Phantom rising: Ghost kitchens may take a leading role in post-COVID restaurant industry

June 5, 2020 Ghost

COVID-19 turned many a restaurant into a ghost town nearly overnight as states quickly moved to limit the spread of the virus in public gathering spots.

And while those restrictions are being gradually eased, there’s expected to be long-term impact to the restaurant industry. The innovations and adaptations that allowed many operations to stay afloat during the weeks and months of lockdown may change the dining experience for good.

One of those adaptations is ghost kitchens.

Defining the ghost kitchen

Before we explore further, it’s important to understand what the term “ghost kitchen” means.

Ghost kitchens — also known as cloud kitchens, virtual kitchens, dark kitchens or just “not visible to the street” kitchens — refers to one of a few arrangements in which a kitchen is being used to serve customers other than the ones in a traditional dining room on the other side of the wall.

  1. Ghost as commissary

Ghost kitchen may refer to a commissary-style operation where an existing restaurant chain creates a kitchen separate from its dining spaces. These are often positioned outside of the dense, high-traffic, high-rent areas where restaurants are ideally suited.

These central kitchens generate food for multiple locations and send it to the restaurants for final prep and serving or to their proprietary catering arm.

  1. Ghost as bonus kitchen

A ghost kitchen can also refer to the use of an existing kitchen for an additional purpose. A restaurant taps into available capacity in their space and equipment and uses it to prepare food for a digital-only brand (or two) that is available exclusively via delivery.

This kind of ghost arrangement allows existing restaurants to add revenue without cannibalizing from its storefront brand.

  1. Ghost as standalone

The final version of a ghost kitchen is a standalone operation from which multiple brands typically operate, either as delivery-centric or food truck-style restaurants. They are not tied to a traditional dine-in location.

The kitchen owner may act as a concierge to the tenant brands — managing receiving, packaging, passing of food to delivery drivers, and potentially even dishwashing and cold storage.

The future of ghost kitchens

Ghost kitchens have grown in popularity in recent years thanks primarily to the increase in delivery options and technology that allows for online interaction with “restaurants.” Industry watchers were already noting the skyrocketing growth of digital ordering and delivery, which has grown 300% faster than dine-in traffic since 2014.

The disruption to the restaurant industry caused by COVID-19 may provide further fuel for the growth of ghost kitchens and the virtual brands they support.

“It’s going to be some time before the general public is ready to sit in a big restaurant again shoulder to shoulder,” said Jim DeZutter, a Boston-based foodservice consultant.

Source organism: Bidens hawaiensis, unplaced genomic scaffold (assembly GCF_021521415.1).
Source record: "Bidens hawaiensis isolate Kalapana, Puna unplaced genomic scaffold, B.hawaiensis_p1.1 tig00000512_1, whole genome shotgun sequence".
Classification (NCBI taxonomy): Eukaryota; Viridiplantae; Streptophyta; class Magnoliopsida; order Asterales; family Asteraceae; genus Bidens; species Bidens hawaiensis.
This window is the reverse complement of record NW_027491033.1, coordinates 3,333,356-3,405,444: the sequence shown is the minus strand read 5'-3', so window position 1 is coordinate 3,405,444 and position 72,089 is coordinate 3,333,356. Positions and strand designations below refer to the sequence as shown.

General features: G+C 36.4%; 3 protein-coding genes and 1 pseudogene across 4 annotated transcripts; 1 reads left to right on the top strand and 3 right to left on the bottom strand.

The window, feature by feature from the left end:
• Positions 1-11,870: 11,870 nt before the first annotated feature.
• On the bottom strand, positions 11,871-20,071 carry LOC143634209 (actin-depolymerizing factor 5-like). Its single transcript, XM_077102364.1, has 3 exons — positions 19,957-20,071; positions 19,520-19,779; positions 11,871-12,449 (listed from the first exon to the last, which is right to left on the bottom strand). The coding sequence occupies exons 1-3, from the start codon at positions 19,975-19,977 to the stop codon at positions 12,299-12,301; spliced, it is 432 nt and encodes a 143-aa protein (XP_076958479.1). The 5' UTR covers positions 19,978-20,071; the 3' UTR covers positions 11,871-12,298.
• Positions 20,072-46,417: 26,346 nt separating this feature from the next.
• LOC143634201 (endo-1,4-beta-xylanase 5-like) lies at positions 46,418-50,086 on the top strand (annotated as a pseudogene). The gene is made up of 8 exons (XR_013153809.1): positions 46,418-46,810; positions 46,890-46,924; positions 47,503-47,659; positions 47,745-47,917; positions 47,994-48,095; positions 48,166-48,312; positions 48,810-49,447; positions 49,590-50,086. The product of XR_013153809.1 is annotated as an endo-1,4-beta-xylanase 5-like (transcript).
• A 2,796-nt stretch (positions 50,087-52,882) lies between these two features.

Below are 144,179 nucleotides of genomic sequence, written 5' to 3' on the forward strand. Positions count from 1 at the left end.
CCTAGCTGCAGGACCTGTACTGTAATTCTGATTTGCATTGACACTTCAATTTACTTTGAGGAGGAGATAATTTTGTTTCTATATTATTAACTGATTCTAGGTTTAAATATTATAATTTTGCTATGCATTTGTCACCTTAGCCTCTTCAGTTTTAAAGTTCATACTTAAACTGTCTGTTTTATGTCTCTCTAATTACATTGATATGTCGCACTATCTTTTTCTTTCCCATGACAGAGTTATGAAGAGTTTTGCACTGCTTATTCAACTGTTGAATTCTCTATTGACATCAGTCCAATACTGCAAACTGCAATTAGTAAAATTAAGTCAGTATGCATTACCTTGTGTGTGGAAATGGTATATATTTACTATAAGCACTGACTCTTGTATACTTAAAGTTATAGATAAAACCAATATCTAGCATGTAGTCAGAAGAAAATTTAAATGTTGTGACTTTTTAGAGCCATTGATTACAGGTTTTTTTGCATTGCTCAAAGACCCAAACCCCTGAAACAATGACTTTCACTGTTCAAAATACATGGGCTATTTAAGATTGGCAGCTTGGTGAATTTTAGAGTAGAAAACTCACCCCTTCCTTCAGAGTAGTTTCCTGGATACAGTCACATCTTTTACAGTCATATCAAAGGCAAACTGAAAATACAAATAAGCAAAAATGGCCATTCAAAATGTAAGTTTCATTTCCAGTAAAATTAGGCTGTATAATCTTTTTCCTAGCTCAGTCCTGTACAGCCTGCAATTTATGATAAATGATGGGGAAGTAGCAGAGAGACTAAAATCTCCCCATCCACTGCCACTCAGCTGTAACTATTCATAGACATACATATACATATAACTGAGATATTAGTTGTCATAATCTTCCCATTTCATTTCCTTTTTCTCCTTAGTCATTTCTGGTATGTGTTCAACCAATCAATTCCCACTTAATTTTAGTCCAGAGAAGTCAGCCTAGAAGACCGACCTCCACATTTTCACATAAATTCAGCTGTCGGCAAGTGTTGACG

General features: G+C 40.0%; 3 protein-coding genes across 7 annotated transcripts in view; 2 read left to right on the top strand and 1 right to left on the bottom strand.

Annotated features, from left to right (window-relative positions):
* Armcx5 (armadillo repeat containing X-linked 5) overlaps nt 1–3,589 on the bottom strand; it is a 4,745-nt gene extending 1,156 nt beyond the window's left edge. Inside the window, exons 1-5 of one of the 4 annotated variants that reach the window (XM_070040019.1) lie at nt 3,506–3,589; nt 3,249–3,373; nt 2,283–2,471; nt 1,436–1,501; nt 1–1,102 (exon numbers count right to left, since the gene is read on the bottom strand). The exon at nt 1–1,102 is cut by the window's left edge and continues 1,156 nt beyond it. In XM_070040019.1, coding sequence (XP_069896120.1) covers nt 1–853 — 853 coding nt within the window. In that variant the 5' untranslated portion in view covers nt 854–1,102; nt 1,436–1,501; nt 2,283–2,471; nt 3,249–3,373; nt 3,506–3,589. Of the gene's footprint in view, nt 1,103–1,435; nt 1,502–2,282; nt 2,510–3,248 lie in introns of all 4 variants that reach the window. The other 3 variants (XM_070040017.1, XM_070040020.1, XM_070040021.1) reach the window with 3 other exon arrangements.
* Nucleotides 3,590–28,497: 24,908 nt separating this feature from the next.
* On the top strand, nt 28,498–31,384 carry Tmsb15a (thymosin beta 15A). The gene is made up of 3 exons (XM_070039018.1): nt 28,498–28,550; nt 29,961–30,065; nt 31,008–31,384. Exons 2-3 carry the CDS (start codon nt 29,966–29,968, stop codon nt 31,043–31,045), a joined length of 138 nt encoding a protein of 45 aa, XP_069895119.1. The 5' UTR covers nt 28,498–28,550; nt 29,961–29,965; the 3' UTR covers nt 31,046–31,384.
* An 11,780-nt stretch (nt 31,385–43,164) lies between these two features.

But if diners aren’t yet comfortable visiting their favorite restaurants, operators may still be able to drive revenue by converting some or all of their operations to ghost kitchens.

Restaurateurs may also find a bittersweet opportunity to create a ghost kitchen in the shell of a closed restaurant. Barely a month into the shutdown, Umami Burger’s parent company was able to start using shuttered restaurants as ghost kitchens to support five delivery-only brands.

Converting an existing space into a ghost kitchen may require some retrofitting to improve efficiency — like removing or downsizing front-of-house dining areas and installing additional make lines to serve as dedicated packing space.

These changes have the advantage of allowing operators to be more focused in their labor costs — reducing more costly front-of-house expenses and directing funds to back-of-house production to increase volume.

Equipping the ghost kitchen

Equipment needs for ghost kitchens are similar to those for traditional restaurants, but some technology innovations can make them easier and more efficient to operate.

Ghost kitchens can benefit from the growth of ventless technology. Installing a hood is costly and time-consuming, so ventless versions of pizza ovens, grills and other cooking equipment make establishing a kitchen more cost-effective and opens up more location options.

Likewise, digital tech advancements like app-based ordering and delivery via contactless pick-up stations will be invaluable for the ghost kitchen of the future.

“If you put locker-style pick-up stations right inside the door, you can cut out some of that face-to-face interaction,” DeZutter said. “We can make it a lot more comfortable for the customers to have that social distancing.”

LTI’s QuickSwitch serving technology — in which wells can switch between hot, cold and frozen in an hour and can hold different temperature foods side by side — enables operators to expand menus without changing equipment.

“With traditional equipment, there’s a sense that if we have a hot well but need a cold well tomorrow, what are we going to do”? DeZutter said. “QuickSwitch lets kitchens easily switch between dayparts. Two cold, two hot wells at one meal and three hot and one ambient the next and so on. It makes it easy to offer a broader variety of foods from the same physical space.”

Learn more about how QuickSwitch can support kitchens of any kind at www.lowtempind.com/quickswitch.